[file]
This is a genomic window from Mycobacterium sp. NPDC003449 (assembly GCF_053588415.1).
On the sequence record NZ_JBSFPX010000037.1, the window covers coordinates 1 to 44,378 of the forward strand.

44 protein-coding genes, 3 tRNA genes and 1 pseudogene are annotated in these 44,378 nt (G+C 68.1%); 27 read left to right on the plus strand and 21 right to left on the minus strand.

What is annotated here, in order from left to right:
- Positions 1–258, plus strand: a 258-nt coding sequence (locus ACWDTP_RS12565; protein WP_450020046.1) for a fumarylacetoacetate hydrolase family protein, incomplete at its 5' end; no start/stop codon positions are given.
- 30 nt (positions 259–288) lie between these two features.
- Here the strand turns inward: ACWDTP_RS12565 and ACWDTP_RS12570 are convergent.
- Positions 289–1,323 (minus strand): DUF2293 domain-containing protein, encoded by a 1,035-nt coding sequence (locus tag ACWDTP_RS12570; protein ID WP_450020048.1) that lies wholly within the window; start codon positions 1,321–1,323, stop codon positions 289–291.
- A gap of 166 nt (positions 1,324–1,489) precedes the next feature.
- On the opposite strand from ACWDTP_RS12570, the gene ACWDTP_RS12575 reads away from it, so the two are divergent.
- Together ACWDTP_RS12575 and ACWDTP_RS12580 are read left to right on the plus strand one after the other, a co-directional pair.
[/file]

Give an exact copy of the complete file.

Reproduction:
This is a genomic window from Mycobacterium sp. NPDC003449 (assembly GCF_053588415.1).
On the sequence record NZ_JBSFPX010000037.1, the window covers coordinates 1 to 44,378 of the forward strand.

44 protein-coding genes, 3 tRNA genes and 1 pseudogene are annotated in these 44,378 nt (G+C 68.1%); 27 read left to right on the plus strand and 21 right to left on the minus strand.

What is annotated here, in order from left to right:
- Positions 1–258, plus strand: a 258-nt coding sequence (locus ACWDTP_RS12565; protein WP_450020046.1) for a fumarylacetoacetate hydrolase family protein, incomplete at its 5' end; no start/stop codon positions are given.
- 30 nt (positions 259–288) lie between these two features.
- Here the strand turns inward: ACWDTP_RS12565 and ACWDTP_RS12570 are convergent.
- Positions 289–1,323 (minus strand): DUF2293 domain-containing protein, encoded by a 1,035-nt coding sequence (locus tag ACWDTP_RS12570; protein ID WP_450020048.1) that lies wholly within the window; start codon positions 1,321–1,323, stop codon positions 289–291.
- A gap of 166 nt (positions 1,324–1,489) precedes the next feature.
- On the opposite strand from ACWDTP_RS12570, the gene ACWDTP_RS12575 reads away from it, so the two are divergent.
- Together ACWDTP_RS12575 and ACWDTP_RS12580 are read left to right on the plus strand one after the other, a co-directional pair.